allocated. That makes sense, because if you got a bailout or a loan from the IMF, they gave it to
you in SDRs. Now you can take those SDRs, call the IMF, and say, “Thank you, but I need
dollars.” They’re like, “Okay. Hold the phone while we call around and see who wants to swap
dollars for SDRs. We’ll do that, you’ll get the dollars, they’ll get the SDRs, and everyone will be
happy.” That’s what goes on.

Most interestingly to me is seeing countries that have more SDRs than they were allocated by
the IMF. That means they bought them in a secondary market either directly from the IMF or
one way or another. They’re moving around and getting reallocated.

There are secondary market transactions, but it’s just not a robust or typical or transparent
market. It’s a little bit more like the gold market at the BIS (Bank for International Settlements)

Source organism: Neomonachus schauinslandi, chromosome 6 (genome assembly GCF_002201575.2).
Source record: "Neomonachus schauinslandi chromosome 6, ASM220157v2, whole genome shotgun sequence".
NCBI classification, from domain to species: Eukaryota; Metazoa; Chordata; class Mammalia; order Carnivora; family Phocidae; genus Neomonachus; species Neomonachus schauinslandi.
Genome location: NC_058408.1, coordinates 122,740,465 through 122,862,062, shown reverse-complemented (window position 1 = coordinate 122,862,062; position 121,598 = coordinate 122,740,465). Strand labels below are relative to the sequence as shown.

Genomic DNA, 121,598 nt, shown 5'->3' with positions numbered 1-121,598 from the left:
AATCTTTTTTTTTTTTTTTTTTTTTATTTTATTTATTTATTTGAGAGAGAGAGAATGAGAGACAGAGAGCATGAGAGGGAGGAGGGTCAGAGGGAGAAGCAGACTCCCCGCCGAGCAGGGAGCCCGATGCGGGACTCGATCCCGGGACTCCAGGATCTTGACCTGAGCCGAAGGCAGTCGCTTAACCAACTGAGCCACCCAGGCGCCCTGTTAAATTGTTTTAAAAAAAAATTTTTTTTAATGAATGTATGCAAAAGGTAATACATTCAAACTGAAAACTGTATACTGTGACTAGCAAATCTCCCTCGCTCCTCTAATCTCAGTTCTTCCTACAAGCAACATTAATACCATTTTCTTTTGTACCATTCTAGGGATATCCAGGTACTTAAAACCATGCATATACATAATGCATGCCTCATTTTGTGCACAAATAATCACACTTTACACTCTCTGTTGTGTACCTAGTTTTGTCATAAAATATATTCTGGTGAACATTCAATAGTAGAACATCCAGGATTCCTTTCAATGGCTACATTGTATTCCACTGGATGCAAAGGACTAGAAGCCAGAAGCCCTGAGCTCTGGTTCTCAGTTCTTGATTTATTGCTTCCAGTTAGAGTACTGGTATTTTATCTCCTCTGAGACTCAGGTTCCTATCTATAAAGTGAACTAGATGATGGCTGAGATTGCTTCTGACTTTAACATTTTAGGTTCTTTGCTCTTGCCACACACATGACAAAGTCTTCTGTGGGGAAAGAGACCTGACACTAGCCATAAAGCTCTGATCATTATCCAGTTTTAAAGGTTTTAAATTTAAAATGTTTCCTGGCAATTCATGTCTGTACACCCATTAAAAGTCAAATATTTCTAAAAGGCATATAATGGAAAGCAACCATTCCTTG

in Basel, Switzerland, that acts as an intermediary by trading gold on behalf of its central bank
members. We don’t know when or how; we just know the gold shows up someplace else. So,
that’s going on, and I look at the dollar value of the SDR as a frame of reference.

There’s a third number that comes out of that, which I hadn’t looked at because there’s not
much of a market, and that is the SDR price of gold. What is it? Where is it going? How does it
trend, etc.? Because the dollar is almost 60% of the SDR – makes sense – 60% of global reserves
are in SDRs, it follows that if the dollar price of gold is moving around, the SDR price of gold
should move around, which it does.